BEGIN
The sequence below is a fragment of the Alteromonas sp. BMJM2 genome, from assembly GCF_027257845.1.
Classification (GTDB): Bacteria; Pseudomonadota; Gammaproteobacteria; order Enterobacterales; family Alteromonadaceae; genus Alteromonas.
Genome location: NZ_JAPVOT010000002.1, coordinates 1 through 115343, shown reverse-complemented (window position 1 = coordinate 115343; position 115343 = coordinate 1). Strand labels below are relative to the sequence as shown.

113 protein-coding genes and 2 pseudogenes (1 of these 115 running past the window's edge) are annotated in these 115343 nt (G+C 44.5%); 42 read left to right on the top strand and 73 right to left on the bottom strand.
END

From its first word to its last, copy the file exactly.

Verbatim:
The sequence below is a fragment of the Alteromonas sp. BMJM2 genome, from assembly GCF_027257845.1.
Classification (GTDB): Bacteria; Pseudomonadota; Gammaproteobacteria; order Enterobacterales; family Alteromonadaceae; genus Alteromonas.
Genome location: NZ_JAPVOT010000002.1, coordinates 1 through 115343, shown reverse-complemented (window position 1 = coordinate 115343; position 115343 = coordinate 1). Strand labels below are relative to the sequence as shown.

113 protein-coding genes and 2 pseudogenes (1 of these 115 running past the window's edge) are annotated in these 115343 nt (G+C 44.5%); 42 read left to right on the top strand and 73 right to left on the bottom strand.